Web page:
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BUY/SELL: ADP Studs and Duds


Eli Manning, QB, New York Giants

Weapons. Say it with me… weapons. That is exactly what Eli Manning is surrounded by in the New York Giants offense this season. From Odell Beckham Jr. to Sterling Shepard to Evan Engram and Saquon Barkley. Eli has never had this much talent around him in his entire 14-year career. While he may throw the occasional interception from time-to-time, Eli should have no problem padding his fantasy stats on a weekly basis in 2018. In MFL10’s, Eli comes at the cheap price of a 14th round or later draft pick; there are 25 quarterbacks being drafted ahead of him. Which means people believe there are 25 better fantasy quarterbacks out there than Eli Manning. Look, I know 2017 was not his best season. Here is a simple question when I think about Eli Manning’s 2017 performance: How would Matt Ryan or Ben Roethlisberger perform if they were to lose Julio Jones or Antonio Brown? It’s not easy when you lose one of the best wide receiver’s on the planet for ¾ of the season. A bounce back season is coming for Eli and I’d be thrilled to pair him with a quarterback like Derek Carr or Case Keenum and play the matchup game on a week-to-week basis.

Derek Carr, QB, Oakland Raiders

In 2017, Derek Carr had his worst statistical season since his rookie season in 2014. Enter Jon Gruden. While many have mixed feelings on the return of Gruden to the Head Coaching role, I believe Gruden will have an immeasurably positive impact on Carr’s future in this league. We saw how Carr progressed from 2014 to 2015 to 2016. I’m not going to dismiss Carr’s potential over one bad season. Most of the great quarterback’s in this league have had a down year from time to time. Carr comes at a discounted price in 2018 and I’m all for taking a chance on Carr if I choose to wait on a quarterback till the later rounds.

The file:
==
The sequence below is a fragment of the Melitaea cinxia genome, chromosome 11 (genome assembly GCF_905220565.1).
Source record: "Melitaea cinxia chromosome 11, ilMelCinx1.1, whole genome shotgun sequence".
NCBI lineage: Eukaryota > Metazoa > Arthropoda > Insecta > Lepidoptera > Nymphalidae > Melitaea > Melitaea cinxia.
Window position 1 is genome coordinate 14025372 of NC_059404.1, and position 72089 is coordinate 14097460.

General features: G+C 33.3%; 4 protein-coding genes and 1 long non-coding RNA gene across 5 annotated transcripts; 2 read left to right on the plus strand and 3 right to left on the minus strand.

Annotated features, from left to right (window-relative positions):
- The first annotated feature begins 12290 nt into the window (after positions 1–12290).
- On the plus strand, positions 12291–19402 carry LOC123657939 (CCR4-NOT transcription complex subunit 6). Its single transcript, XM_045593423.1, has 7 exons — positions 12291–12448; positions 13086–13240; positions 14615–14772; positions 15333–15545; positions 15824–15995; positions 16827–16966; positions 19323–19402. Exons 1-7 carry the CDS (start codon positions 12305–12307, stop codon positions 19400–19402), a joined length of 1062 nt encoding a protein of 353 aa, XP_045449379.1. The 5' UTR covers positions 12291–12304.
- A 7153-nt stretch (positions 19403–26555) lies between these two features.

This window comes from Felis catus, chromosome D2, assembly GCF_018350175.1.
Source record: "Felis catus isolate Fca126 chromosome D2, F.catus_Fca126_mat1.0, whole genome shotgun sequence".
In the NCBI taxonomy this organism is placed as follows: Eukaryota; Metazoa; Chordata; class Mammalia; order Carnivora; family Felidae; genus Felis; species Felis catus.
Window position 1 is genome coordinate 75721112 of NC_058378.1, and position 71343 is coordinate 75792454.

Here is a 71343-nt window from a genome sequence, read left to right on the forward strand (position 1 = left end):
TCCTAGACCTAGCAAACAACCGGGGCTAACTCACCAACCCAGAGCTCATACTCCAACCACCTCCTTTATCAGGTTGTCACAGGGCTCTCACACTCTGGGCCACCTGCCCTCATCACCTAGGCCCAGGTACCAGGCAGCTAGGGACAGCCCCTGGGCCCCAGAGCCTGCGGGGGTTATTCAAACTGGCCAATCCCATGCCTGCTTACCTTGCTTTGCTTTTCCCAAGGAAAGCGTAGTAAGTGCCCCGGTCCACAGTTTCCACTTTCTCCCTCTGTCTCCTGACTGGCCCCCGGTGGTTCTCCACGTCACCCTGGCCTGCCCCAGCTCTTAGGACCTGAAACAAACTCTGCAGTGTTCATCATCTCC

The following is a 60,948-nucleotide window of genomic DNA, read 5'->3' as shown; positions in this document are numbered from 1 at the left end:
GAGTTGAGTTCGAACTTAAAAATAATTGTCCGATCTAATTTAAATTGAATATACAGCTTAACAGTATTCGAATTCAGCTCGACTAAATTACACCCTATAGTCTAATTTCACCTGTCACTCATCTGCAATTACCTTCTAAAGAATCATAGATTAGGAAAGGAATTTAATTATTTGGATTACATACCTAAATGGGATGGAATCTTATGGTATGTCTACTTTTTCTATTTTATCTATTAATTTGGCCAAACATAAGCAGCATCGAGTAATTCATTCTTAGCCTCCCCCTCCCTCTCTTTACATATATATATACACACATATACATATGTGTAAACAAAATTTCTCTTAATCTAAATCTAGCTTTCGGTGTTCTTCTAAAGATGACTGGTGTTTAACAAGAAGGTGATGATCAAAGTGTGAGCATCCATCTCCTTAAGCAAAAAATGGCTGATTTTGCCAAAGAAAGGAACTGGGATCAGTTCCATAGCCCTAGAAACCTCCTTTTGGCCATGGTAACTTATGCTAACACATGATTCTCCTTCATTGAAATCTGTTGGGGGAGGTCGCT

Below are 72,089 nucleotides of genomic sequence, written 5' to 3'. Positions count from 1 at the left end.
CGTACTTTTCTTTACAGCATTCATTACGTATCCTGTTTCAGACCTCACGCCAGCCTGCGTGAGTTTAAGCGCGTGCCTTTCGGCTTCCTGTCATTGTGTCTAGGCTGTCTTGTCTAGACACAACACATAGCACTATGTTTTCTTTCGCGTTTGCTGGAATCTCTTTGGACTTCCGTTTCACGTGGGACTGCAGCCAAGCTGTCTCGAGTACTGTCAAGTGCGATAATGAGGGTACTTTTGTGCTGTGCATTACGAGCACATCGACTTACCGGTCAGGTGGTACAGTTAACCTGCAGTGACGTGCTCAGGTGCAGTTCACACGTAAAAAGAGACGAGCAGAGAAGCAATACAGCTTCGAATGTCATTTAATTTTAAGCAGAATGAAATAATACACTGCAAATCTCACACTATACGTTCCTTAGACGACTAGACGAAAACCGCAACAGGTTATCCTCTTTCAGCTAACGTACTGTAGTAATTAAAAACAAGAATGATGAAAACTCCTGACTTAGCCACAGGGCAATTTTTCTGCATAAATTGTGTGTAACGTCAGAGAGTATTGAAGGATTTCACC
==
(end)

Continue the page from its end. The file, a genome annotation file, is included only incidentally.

Derrick Henry, RB, Tennessee Titans

I drafted Derrick Henry in both 2016 and 2017. Ultimately, he never fully reached his potential mostly because of Demarco Murray being the lead dog in the Titans backfield the past two seasons. How many times did you hear something along the lines of this in 2016 and last season, “Man, if only Murray wasn’t in Tennessee, Henry would be so valuable if he had a full workload.” Well guess what? Demarco Murray is gone and it’s Henry’s time to shine. Dion Lewis will obviously steal some carries and handle the passing down situations, but don’t let Lewis’ presence scare you away from Henry. Do you know how many times Derrick Henry had more than 15 carries in 2017? Just twice. Once in Week 6 and again in Week 17 when Murray did not play. Henry averaged 4.2 YPC on 176 carries in 2017. For cookies and giggles, let’s say Henry averages 15 carries a game and averages 4.0 YPC in 2018. Through 16 games, that’s 960 rushing yards. That’s on the low end in my opinion. Henry will obviously have weeks where he goes over 60 rushing yards. Add in the fact that he should be the unquestioned goal line back and you have yourself a running back with tremendous upside. At his current late 3rd/early 4th round price tag, you’re getting a solid RB2 with RB1 upside.

Jay Ajayi, RB, Philadelphia Eagles

Last year I was down on Jay Ajayi. This year I’m up on Jay Ajayi. I feel that Ajayi has tons of upside in the Philadelphia Eagles offense. The reigning Super Bowl Champs have a stacked offense that will create all kinds of running room for the 4th year running back out of Boise State. While his 5.8 YPC mark in 7 games with the Eagles in 2017 is not sustainable, a league average 4.0 YPC mark on 225 projected carries should easily result in Ajayi finishing as a RB2 come years end. LeGarrette Blount is now a member of the Detroit Lions, so in theory the goal line touches should go to Ajayi. In the 4th round, I can get on board with what I feel will be a steady, consistent running back week in and week out in 2018.